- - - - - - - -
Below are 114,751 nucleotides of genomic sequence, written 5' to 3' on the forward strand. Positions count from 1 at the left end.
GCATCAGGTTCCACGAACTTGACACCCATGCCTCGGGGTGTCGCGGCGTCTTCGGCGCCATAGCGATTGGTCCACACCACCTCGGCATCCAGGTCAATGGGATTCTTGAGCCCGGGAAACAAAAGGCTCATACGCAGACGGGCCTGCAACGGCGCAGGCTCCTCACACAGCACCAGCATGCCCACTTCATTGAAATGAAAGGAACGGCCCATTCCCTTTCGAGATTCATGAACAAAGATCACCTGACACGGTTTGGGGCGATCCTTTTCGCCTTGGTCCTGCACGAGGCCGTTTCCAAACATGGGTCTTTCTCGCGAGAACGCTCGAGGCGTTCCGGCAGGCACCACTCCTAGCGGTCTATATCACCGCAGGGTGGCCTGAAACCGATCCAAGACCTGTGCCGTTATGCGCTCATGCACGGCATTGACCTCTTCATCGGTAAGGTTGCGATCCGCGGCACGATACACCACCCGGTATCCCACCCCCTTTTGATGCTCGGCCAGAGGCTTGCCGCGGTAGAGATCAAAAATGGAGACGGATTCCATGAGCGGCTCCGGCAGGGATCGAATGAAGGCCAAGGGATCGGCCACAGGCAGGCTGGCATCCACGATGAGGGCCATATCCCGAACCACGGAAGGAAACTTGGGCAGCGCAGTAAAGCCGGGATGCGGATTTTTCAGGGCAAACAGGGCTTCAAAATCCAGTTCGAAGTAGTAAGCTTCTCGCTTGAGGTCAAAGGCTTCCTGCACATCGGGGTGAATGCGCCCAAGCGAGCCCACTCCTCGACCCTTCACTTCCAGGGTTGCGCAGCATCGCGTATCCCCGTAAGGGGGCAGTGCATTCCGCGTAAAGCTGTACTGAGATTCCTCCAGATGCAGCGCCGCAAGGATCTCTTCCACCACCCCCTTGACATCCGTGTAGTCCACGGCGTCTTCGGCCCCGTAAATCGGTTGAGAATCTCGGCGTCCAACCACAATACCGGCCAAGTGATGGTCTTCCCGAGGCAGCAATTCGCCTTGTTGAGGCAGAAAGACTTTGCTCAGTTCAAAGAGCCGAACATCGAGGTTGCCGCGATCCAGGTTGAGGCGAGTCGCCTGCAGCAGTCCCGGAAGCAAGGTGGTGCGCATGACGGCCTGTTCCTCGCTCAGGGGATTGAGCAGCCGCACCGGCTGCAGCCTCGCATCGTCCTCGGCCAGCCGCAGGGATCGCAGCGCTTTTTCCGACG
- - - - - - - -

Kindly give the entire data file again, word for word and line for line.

Below are 114,751 nucleotides of genomic sequence, written 5' to 3' on the forward strand. Positions count from 1 at the left end.
GCATCAGGTTCCACGAACTTGACACCCATGCCTCGGGGTGTCGCGGCGTCTTCGGCGCCATAGCGATTGGTCCACACCACCTCGGCATCCAGGTCAATGGGATTCTTGAGCCCGGGAAACAAAAGGCTCATACGCAGACGGGCCTGCAACGGCGCAGGCTCCTCACACAGCACCAGCATGCCCACTTCATTGAAATGAAAGGAACGGCCCATTCCCTTTCGAGATTCATGAACAAAGATCACCTGACACGGTTTGGGGCGATCCTTTTCGCCTTGGTCCTGCACGAGGCCGTTTCCAAACATGGGTCTTTCTCGCGAGAACGCTCGAGGCGTTCCGGCAGGCACCACTCCTAGCGGTCTATATCACCGCAGGGTGGCCTGAAACCGATCCAAGACCTGTGCCGTTATGCGCTCATGCACGGCATTGACCTCTTCATCGGTAAGGTTGCGATCCGCGGCACGATACACCACCCGGTATCCCACCCCCTTTTGATGCTCGGCCAGAGGCTTGCCGCGGTAGAGATCAAAAATGGAGACGGATTCCATGAGCGGCTCCGGCAGGGATCGAATGAAGGCCAAGGGATCGGCCACAGGCAGGCTGGCATCCACGATGAGGGCCATATCCCGAACCACGGAAGGAAACTTGGGCAGCGCAGTAAAGCCGGGATGCGGATTTTTCAGGGCAAACAGGGCTTCAAAATCCAGTTCGAAGTAGTAAGCTTCTCGCTTGAGGTCAAAGGCTTCCTGCACATCGGGGTGAATGCGCCCAAGCGAGCCCACTCCTCGACCCTTCACTTCCAGGGTTGCGCAGCATCGCGTATCCCCGTAAGGGGGCAGTGCATTCCGCGTAAAGCTGTACTGAGATTCCTCCAGATGCAGCGCCGCAAGGATCTCTTCCACCACCCCCTTGACATCCGTGTAGTCCACGGCGTCTTCGGCCCCGTAAATCGGTTGAGAATCTCGGCGTCCAACCACAATACCGGCCAAGTGATGGTCTTCCCGAGGCAGCAATTCGCCTTGTTGAGGCAGAAAGACTTTGCTCAGTTCAAAGAGCCGAACATCGAGGTTGCCGCGATCCAGGTTGAGGCGAGTCGCCTGCAGCAGTCCCGGAAGCAAGGTGGTGCGCATGACGGCCTGTTCCTCGCTCAGGGGATTGAGCAGCCGCACCGGCTGCAGCCTCGCATCGTCCTCGGCCAGCCGCAGGGATCGCAGCGCTTTTTCCGACG